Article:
SOME LIKE IT HOT (1959)

  • Director: Billy Wilder
  • Writers: Billy Wilder and I.A.L. Diamond, based on the film Fanfare d’Amour written by Max Bronnet, Michael Logan, Pierre Prevert, Rene Pujol, and Robert Theoren
  • Starring: Marilyn Monroe, Tony Curtis, Jack Lemmon, George Raft, Joe E. Brown, and Joan Shawlee
  • Accolades: AFI 2007 Top 100 list (#22), Sight & Sound 2012 Top 100 list (#42), Cahiers du Cinema 2008 Top 100 list (#52), 1 Oscar (Best Costumes), 5 additional Oscar nominations (Best Director – Billy Wilder, Best Actor – Jack Lemmon, Best Adapted Screenplay, Best Cinematography, and Best Art Direction)
  • Where to Watch: Rent or buy on Amazon Video, YouTube, or AppleTV

This is one of those movies that could get me in trouble, and I don’t mean with the Catholic Legion of Decency. Some Like It Hot has gained a reputation over the years as an all-time comedy classic. Not only is it #22 on the AFI Top 100 List, when they did a separate list of the best comedies in 2000, it came in at #1. And yet… I don’t think it’s for me. This is subjective, of course, and maybe also a product of the best line in the movie being super famous to even people who haven’t watched the movie, but I don’t think I laughed once all the way through. I laughed several times during one of our recent featured, much older movies, Safety Last!, but not here. 

The biggest reason for this is probably that I just don’t find dudes dressing as ladies to be inherently funny whatsoever. It’s not a value judgment, it just doesn’t work for me. And I do think this movie has aged badly, and think the critics holding it up as a paragon maybe haven’t actually seen it in a long time. I don’t say that because you can’t do a comedy today with guys dressing as girls (god knows Hollywood’s gonna keep trying). It’s actually for similar reasons to The Apartment, another Wilder/Lemmon collaboration from the following year that I’ve also written about, where there were elements of the plot that felt entirely foreign to a modern viewer. Except here those elements feel much more integral to actually finding this funny.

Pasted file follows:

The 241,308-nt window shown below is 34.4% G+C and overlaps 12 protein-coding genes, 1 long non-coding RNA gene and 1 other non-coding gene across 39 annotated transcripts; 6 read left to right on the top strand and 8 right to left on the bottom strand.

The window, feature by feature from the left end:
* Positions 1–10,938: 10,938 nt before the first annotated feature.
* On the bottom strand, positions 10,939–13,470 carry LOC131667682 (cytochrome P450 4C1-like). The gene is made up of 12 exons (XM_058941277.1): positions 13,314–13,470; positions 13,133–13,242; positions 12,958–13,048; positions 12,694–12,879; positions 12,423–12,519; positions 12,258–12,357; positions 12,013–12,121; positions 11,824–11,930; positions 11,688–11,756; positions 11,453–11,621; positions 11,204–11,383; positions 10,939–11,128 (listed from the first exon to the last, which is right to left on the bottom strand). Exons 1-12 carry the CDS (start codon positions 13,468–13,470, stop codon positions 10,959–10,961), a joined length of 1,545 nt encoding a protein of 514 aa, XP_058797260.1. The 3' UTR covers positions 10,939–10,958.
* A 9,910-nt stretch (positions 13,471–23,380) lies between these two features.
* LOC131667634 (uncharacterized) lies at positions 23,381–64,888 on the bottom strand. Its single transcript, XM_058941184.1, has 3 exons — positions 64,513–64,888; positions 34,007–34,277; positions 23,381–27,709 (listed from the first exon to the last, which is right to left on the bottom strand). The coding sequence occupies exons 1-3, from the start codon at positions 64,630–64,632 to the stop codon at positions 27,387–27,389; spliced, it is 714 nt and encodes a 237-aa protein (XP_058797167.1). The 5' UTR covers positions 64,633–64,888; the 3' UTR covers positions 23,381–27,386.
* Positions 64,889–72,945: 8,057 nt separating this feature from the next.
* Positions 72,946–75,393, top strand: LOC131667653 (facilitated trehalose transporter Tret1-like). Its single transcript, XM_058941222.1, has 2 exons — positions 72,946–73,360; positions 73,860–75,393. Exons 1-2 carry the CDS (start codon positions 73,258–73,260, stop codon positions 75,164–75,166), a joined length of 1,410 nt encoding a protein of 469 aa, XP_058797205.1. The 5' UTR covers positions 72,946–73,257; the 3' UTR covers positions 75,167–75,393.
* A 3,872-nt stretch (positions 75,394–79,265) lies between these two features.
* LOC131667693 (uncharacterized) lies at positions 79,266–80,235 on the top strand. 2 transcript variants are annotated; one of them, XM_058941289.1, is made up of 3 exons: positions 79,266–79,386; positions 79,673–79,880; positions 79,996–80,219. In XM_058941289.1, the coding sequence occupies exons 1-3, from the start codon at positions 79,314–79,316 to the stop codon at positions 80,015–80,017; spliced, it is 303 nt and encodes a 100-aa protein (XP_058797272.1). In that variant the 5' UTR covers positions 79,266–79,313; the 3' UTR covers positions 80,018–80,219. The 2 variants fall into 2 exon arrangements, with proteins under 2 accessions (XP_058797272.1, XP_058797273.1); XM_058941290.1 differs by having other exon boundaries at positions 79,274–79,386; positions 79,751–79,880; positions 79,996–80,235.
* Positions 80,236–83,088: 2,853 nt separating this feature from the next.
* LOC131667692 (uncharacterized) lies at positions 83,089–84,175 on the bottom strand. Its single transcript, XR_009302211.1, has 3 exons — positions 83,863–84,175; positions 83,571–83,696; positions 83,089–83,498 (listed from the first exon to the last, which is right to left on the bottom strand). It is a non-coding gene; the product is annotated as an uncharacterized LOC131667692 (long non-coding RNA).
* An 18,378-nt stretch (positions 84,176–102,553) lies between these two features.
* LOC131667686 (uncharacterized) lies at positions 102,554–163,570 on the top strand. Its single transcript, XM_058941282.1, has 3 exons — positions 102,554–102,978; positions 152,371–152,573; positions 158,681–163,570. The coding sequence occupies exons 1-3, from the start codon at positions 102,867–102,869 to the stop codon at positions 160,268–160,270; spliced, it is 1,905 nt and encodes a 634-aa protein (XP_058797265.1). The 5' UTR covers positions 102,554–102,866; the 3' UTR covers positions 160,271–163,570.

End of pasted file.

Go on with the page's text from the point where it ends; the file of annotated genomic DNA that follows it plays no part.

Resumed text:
For example, there’s a scene where Marilyn Monroe climbs into bed with Jack Lemmon (thinking he’s a girl) and then twelve more beautiful women pile in after her for a “party,” and he spends the next several minutes trying to get them out of his bed. Let me just say that no man in the world would react this way to that situation. On a more fundamental level, despite the film eventually being denied approval under the Production Code for, among other reasons, exploring “homosexual themes,” this does not seem to be a movie that even knows non-heterosexual people exist, much less one that is willing to actually deal with the implications of having two guys dressed as women for most of the movie while desperately lusting after other women. One of the big laugh lines when the movie originally came out came in a conversation between Tony Curtis and Jack Lemmon, where Curtis is horrified by the idea that Lemmon wants to marry a womanizing millionaire played by comedy veteran Joe E. Brown. “You’re a guy! Why would a guy want to marry a guy?!” Lemmon’s cheerful response: “Security!”

A few things here, before I go too far off the rails. First of all, is this maybe the best version of this that could have been made in 1959? Maybe? Is this the Marilyn Monroe movie seen by the greatest number of people today? Probably. It was also the first big movie for Jack Lemmon, who gives a manic performance that makes me think that in the 1990s they would have cast Jim Carrey in this role. Jerry Lewis reportedly turned the role down, and Lemmon sent Lewis a box of chocolates every year to thank him for doing so.